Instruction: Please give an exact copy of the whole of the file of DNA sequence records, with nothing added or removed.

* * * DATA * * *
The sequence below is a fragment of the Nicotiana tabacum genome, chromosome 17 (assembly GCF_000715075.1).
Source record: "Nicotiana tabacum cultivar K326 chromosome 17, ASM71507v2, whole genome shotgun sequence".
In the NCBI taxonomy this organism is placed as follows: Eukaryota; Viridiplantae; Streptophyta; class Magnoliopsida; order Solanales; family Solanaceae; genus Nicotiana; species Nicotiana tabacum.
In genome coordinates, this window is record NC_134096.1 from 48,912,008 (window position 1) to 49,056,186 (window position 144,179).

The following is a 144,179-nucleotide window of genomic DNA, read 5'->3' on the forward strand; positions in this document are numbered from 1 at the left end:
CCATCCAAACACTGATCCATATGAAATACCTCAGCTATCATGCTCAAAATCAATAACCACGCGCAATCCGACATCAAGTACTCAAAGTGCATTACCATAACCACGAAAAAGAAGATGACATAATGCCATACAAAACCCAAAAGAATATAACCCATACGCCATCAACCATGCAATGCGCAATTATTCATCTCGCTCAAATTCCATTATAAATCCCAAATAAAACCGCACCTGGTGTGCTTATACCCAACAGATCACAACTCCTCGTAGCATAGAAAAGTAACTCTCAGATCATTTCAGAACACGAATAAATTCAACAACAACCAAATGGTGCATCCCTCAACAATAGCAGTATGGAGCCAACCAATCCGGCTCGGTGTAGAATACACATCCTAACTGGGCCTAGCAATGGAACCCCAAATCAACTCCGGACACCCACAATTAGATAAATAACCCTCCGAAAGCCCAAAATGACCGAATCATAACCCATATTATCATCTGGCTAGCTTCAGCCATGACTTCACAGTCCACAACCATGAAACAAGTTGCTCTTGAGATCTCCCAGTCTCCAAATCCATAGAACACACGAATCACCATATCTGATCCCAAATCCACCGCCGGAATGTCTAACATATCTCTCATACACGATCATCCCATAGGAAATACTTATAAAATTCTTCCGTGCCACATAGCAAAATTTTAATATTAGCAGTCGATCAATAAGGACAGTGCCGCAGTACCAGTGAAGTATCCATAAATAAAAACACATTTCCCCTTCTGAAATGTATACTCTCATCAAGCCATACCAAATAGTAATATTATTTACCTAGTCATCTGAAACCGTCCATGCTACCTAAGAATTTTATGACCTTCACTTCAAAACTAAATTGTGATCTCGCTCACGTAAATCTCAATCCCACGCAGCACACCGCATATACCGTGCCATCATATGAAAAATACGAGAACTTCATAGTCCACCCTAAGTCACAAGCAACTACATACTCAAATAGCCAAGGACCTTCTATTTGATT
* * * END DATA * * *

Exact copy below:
The sequence below is a fragment of the Nicotiana tabacum genome, chromosome 17 (assembly GCF_000715075.1).
Source record: "Nicotiana tabacum cultivar K326 chromosome 17, ASM71507v2, whole genome shotgun sequence".
In the NCBI taxonomy this organism is placed as follows: Eukaryota; Viridiplantae; Streptophyta; class Magnoliopsida; order Solanales; family Solanaceae; genus Nicotiana; species Nicotiana tabacum.
In genome coordinates, this window is record NC_134096.1 from 48,912,008 (window position 1) to 49,056,186 (window position 144,179).

The following is a 144,179-nucleotide window of genomic DNA, read 5'->3' on the forward strand; positions in this document are numbered from 1 at the left end:
CCATCCAAACACTGATCCATATGAAATACCTCAGCTATCATGCTCAAAATCAATAACCACGCGCAATCCGACATCAAGTACTCAAAGTGCATTACCATAACCACGAAAAAGAAGATGACATAATGCCATACAAAACCCAAAAGAATATAACCCATACGCCATCAACCATGCAATGCGCAATTATTCATCTCGCTCAAATTCCATTATAAATCCCAAATAAAACCGCACCTGGTGTGCTTATACCCAACAGATCACAACTCCTCGTAGCATAGAAAAGTAACTCTCAGATCATTTCAGAACACGAATAAATTCAACAACAACCAAATGGTGCATCCCTCAACAATAGCAGTATGGAGCCAACCAATCCGGCTCGGTGTAGAATACACATCCTAACTGGGCCTAGCAATGGAACCCCAAATCAACTCCGGACACCCACAATTAGATAAATAACCCTCCGAAAGCCCAAAATGACCGAATCATAACCCATATTATCATCTGGCTAGCTTCAGCCATGACTTCACAGTCCACAACCATGAAACAAGTTGCTCTTGAGATCTCCCAGTCTCCAAATCCATAGAACACACGAATCACCATATCTGATCCCAAATCCACCGCCGGAATGTCTAACATATCTCTCATACACGATCATCCCATAGGAAATACTTATAAAATTCTTCCGTGCCACATAGCAAAATTTTAATATTAGCAGTCGATCAATAAGGACAGTGCCGCAGTACCAGTGAAGTATCCATAAATAAAAACACATTTCCCCTTCTGAAATGTATACTCTCATCAAGCCATACCAAATAGTAATATTATTTACCTAGTCATCTGAAACCGTCCATGCTACCTAAGAATTTTATGACCTTCACTTCAAAACTAAATTGTGATCTCGCTCACGTAAATCTCAATCCCACGCAGCACACCGCATATACCGTGCCATCATATGAAAAATACGAGAACTTCATAGTCCACCCTAAGTCACAAGCAACTACATACTCAAATAGCCAAGGACCTTCTATTTGATT